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Pete Dupuy dies at 79; vocal opponent of commercial fishing regulations

Obituary: Pete Dupuy, who was once suspected of drug trafficking, later battled commercial fishing regulations

On Dec. 7, 1973, San Fernando Valley motorcycle salesman Pete Dupuy took off in his Cessna plane to meet a couple of friends at a camping area in Mexico.

Exactly what happened there became a matter of bitter dispute, but Dupuy's airplane ended up riddled with bullet holes, he was jailed in Mexico for nearly a year and a half on suspicion of drug trafficking, and back in the U.S. much of his property was seized.

Eventually, Dupuy was absolved of wrongdoing. One judge called the actions taken against him by tax authorities, who contended he owed money from illicit income, "tyrannical."

Dupuy, who for the last several decades headed a commercial fishing operation based in Ventura and was a vocal opponent of government regulations on the industry, died April 16 at his home in Tarzana. He was 79.

The cause of death was cancer, said his wife, Karen.

At the time of the ill-fated Mexico trip, Dupuy (pronounced du-PWEE) was known as an outdoorsman. He said the only aim of his trip was to spend a week with his buddies camping along the Colorado River.

But U.S. law enforcement authorities said he had been under surveillance because of suspicions he was using his plane as well as his 45-foot schooner to smuggle large amounts of marijuana into the country. Authorities later acknowledged, however, that they had never observed Dupuy nor his friends in possession of illegal drugs or bundles of cash for transactions.

Dupuy's friends were arrested by Mexican police before he landed, as was a man in a nearby car that held more than 400 pounds of marijuana. Police said Dupuy's plane was shot because they believed he was trying to quickly get back in the air after landing.

He and his friends were held in jail for 17 months in Mexico before being cleared by a judge. No charges were filed in the U.S., but tax officials, who had seized Dupuy's property and alleged he owed hundreds of thousands of dollars from illicit income, did not give up easily.

The case, which made it to the state Supreme Court and into the news, dragged on for years before federal and state officials dropped claims against him. Los Angeles Superior Court Judge Raymond Roberts, who heard part of the case, scolded state tax authorities.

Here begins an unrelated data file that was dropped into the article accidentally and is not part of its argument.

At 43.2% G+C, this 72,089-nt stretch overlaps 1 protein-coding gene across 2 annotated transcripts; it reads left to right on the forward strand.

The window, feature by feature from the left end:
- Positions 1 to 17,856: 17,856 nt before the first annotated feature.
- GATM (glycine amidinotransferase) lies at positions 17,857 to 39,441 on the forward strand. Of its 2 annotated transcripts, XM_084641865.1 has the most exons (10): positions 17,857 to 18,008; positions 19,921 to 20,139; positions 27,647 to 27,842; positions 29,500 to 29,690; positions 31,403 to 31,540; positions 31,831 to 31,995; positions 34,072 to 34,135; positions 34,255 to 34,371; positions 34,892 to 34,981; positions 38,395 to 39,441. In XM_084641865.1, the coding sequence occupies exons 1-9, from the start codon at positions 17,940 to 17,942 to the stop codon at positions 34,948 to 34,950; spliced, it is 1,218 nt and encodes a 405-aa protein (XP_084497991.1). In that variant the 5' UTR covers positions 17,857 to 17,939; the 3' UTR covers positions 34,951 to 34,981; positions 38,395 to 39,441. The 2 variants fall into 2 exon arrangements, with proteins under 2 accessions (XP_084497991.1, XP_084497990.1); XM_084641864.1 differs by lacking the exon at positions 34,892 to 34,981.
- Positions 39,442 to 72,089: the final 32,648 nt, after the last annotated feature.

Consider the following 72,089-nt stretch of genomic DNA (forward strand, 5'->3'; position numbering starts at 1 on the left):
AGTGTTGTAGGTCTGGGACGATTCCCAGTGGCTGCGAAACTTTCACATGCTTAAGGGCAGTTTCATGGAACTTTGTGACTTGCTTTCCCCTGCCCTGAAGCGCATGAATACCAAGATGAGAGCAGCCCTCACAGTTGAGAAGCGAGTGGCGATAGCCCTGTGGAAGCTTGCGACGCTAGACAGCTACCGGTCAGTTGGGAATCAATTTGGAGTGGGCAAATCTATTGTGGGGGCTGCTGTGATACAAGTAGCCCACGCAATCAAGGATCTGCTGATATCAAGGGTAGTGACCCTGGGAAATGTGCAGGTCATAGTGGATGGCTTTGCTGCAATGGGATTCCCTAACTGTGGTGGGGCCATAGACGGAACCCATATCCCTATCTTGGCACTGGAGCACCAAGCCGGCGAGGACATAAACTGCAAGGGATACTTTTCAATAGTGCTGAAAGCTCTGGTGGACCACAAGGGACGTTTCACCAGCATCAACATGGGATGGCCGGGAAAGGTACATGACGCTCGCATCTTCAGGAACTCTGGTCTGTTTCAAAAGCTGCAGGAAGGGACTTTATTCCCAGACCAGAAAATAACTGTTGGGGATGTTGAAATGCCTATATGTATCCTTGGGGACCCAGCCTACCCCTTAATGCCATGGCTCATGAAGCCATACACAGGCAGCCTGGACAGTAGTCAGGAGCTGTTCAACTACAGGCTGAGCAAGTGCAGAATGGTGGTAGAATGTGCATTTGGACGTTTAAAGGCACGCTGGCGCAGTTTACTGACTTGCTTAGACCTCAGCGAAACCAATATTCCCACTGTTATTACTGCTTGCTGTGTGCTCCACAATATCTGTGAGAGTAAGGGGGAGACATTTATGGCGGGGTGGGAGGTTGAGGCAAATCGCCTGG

"You are going to ruin him," the judge said, "and then after you have ruined him, you are going to say, 'Too bad, old man, we made a mistake, but we are the state, and you can't do anything about it.'"

He was born Pierre Roland Dupuy on Sept. 25, 1935, in Los Angeles.

After the Mexico incident and its aftermath, he eventually turned to commercial fishing. He spent part of the year in the Cape Cod, Mass., area to catch swordfish, and the rest of the year he would fish off the Ventura County coast. He organized the Ventura County Commercial Fishermen's Assn. to battle regulations that he and others in the industry felt were too strict.

"Fishing is hard work, but it was simple work," he said in a 1999 Los Angeles Times interview. "It's not much like that anymore.... There's so much other stuff you've got to keep an eye on and worry about that you can't just think about fishing."

In his mid-60s, he waged an unsuccessful fight against restrictions on fishing in the Georges Bank area off Cape Cod that authorities viewed as overfished.

With his financial reserves depleted from the legal battle, Dupuy put off thoughts of retirement and concentrated on the West Coast, taking his 87-foot Ventura II boat hundreds of miles offshore to use lines up to 40 miles long to snag tuna, dorado and other fish. In addition to the crew, a required federal observer was aboard to ensure procedures were followed to curtail the snagging of restricted sea life.

As the boat made its way back to harbor, email alerts went out to 5,000 people on his company's mailing list, letting them know when the Ventura II would dock and start selling the fish — whole and filleted — just off the boat. The fish not sold directly was iced and shipped elsewhere.

Despite the frustrations he found with the work, there was still something about it that attracted him.

"It's real," he said in The Times interview. "When the water splashes you on the face, you feel free, you feel close to nature."

david.colker@latimes.com
Twitter: @davidcolker

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